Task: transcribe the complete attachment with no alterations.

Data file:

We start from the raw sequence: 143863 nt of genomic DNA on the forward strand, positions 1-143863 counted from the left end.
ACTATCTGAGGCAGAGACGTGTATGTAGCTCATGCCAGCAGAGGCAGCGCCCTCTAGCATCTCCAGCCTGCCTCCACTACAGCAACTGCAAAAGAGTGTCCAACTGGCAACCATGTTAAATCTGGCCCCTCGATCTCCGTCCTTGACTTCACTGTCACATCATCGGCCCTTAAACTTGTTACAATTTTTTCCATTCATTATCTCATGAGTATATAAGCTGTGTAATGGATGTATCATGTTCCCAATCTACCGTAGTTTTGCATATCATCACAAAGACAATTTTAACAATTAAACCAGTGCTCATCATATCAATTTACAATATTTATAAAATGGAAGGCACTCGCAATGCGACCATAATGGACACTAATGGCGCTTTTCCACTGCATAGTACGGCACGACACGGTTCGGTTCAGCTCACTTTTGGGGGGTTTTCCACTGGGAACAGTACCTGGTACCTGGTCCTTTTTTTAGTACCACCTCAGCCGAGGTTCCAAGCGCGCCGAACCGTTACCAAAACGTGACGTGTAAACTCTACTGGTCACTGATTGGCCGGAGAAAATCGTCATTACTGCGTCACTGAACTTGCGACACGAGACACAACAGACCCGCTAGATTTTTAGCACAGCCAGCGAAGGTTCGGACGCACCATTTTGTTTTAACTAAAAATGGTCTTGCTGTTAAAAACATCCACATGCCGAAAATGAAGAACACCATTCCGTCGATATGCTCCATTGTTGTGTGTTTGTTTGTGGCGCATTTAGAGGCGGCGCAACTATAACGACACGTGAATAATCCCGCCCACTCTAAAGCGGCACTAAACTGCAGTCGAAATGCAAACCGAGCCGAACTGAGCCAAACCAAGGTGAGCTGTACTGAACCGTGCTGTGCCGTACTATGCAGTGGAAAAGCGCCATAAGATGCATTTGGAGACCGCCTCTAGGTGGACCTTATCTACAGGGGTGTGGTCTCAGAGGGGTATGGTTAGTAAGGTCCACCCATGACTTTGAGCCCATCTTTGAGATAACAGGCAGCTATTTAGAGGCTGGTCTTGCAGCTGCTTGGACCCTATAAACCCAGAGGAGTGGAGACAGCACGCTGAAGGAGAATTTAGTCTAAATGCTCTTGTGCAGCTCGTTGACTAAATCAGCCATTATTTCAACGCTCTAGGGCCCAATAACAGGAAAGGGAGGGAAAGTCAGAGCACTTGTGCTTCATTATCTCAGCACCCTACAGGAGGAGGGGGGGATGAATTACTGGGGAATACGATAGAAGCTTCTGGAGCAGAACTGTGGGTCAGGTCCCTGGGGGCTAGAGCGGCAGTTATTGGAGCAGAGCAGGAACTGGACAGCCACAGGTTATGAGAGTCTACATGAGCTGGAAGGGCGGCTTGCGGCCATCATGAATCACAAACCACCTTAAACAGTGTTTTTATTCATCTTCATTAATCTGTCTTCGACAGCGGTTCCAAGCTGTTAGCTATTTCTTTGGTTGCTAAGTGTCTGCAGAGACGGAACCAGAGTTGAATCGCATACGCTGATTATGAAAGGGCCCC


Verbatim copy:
We start from the raw sequence: 143863 nt of genomic DNA on the forward strand, positions 1-143863 counted from the left end.
ACTATCTGAGGCAGAGACGTGTATGTAGCTCATGCCAGCAGAGGCAGCGCCCTCTAGCATCTCCAGCCTGCCTCCACTACAGCAACTGCAAAAGAGTGTCCAACTGGCAACCATGTTAAATCTGGCCCCTCGATCTCCGTCCTTGACTTCACTGTCACATCATCGGCCCTTAAACTTGTTACAATTTTTTCCATTCATTATCTCATGAGTATATAAGCTGTGTAATGGATGTATCATGTTCCCAATCTACCGTAGTTTTGCATATCATCACAAAGACAATTTTAACAATTAAACCAGTGCTCATCATATCAATTTACAATATTTATAAAATGGAAGGCACTCGCAATGCGACCATAATGGACACTAATGGCGCTTTTCCACTGCATAGTACGGCACGACACGGTTCGGTTCAGCTCACTTTTGGGGGGTTTTCCACTGGGAACAGTACCTGGTACCTGGTCCTTTTTTTAGTACCACCTCAGCCGAGGTTCCAAGCGCGCCGAACCGTTACCAAAACGTGACGTGTAAACTCTACTGGTCACTGATTGGCCGGAGAAAATCGTCATTACTGCGTCACTGAACTTGCGACACGAGACACAACAGACCCGCTAGATTTTTAGCACAGCCAGCGAAGGTTCGGACGCACCATTTTGTTTTAACTAAAAATGGTCTTGCTGTTAAAAACATCCACATGCCGAAAATGAAGAACACCATTCCGTCGATATGCTCCATTGTTGTGTGTTTGTTTGTGGCGCATTTAGAGGCGGCGCAACTATAACGACACGTGAATAATCCCGCCCACTCTAAAGCGGCACTAAACTGCAGTCGAAATGCAAACCGAGCCGAACTGAGCCAAACCAAGGTGAGCTGTACTGAACCGTGCTGTGCCGTACTATGCAGTGGAAAAGCGCCATAAGATGCATTTGGAGACCGCCTCTAGGTGGACCTTATCTACAGGGGTGTGGTCTCAGAGGGGTATGGTTAGTAAGGTCCACCCATGACTTTGAGCCCATCTTTGAGATAACAGGCAGCTATTTAGAGGCTGGTCTTGCAGCTGCTTGGACCCTATAAACCCAGAGGAGTGGAGACAGCACGCTGAAGGAGAATTTAGTCTAAATGCTCTTGTGCAGCTCGTTGACTAAATCAGCCATTATTTCAACGCTCTAGGGCCCAATAACAGGAAAGGGAGGGAAAGTCAGAGCACTTGTGCTTCATTATCTCAGCACCCTACAGGAGGAGGGGGGGATGAATTACTGGGGAATACGATAGAAGCTTCTGGAGCAGAACTGTGGGTCAGGTCCCTGGGGGCTAGAGCGGCAGTTATTGGAGCAGAGCAGGAACTGGACAGCCACAGGTTATGAGAGTCTACATGAGCTGGAAGGGCGGCTTGCGGCCATCATGAATCACAAACCACCTTAAACAGTGTTTTTATTCATCTTCATTAATCTGTCTTCGACAGCGGTTCCAAGCTGTTAGCTATTTCTTTGGTTGCTAAGTGTCTGCAGAGACGGAACCAGAGTTGAATCGCATACGCTGATTATGAAAGGGCCCC